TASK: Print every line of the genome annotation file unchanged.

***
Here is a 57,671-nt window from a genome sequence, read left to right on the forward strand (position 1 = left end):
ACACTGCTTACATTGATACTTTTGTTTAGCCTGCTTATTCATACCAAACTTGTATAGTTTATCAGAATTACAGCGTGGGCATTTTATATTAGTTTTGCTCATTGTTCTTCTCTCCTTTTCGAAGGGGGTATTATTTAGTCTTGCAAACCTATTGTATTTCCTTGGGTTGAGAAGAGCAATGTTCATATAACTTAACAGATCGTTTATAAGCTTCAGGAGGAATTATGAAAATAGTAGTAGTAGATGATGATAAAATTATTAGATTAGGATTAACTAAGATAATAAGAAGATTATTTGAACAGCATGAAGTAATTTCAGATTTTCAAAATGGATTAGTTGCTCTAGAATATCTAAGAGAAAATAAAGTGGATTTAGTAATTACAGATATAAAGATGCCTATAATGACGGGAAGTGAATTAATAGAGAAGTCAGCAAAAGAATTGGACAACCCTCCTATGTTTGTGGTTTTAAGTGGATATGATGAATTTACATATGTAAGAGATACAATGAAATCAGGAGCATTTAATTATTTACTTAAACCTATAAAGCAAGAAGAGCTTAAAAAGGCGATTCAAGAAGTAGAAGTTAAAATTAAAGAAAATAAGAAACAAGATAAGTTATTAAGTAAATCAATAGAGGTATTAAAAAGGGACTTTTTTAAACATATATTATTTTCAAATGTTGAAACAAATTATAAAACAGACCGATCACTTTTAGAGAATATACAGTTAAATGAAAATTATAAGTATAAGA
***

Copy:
Here is a 57,671-nt window from a genome sequence, read left to right on the forward strand (position 1 = left end):
ACACTGCTTACATTGATACTTTTGTTTAGCCTGCTTATTCATACCAAACTTGTATAGTTTATCAGAATTACAGCGTGGGCATTTTATATTAGTTTTGCTCATTGTTCTTCTCTCCTTTTCGAAGGGGGTATTATTTAGTCTTGCAAACCTATTGTATTTCCTTGGGTTGAGAAGAGCAATGTTCATATAACTTAACAGATCGTTTATAAGCTTCAGGAGGAATTATGAAAATAGTAGTAGTAGATGATGATAAAATTATTAGATTAGGATTAACTAAGATAATAAGAAGATTATTTGAACAGCATGAAGTAATTTCAGATTTTCAAAATGGATTAGTTGCTCTAGAATATCTAAGAGAAAATAAAGTGGATTTAGTAATTACAGATATAAAGATGCCTATAATGACGGGAAGTGAATTAATAGAGAAGTCAGCAAAAGAATTGGACAACCCTCCTATGTTTGTGGTTTTAAGTGGATATGATGAATTTACATATGTAAGAGATACAATGAAATCAGGAGCATTTAATTATTTACTTAAACCTATAAAGCAAGAAGAGCTTAAAAAGGCGATTCAAGAAGTAGAAGTTAAAATTAAAGAAAATAAGAAACAAGATAAGTTATTAAGTAAATCAATAGAGGTATTAAAAAGGGACTTTTTTAAACATATATTATTTTCAAATGTTGAAACAAATTATAAAACAGACCGATCACTTTTAGAGAATATACAGTTAAATGAAAATTATAAGTATAAGA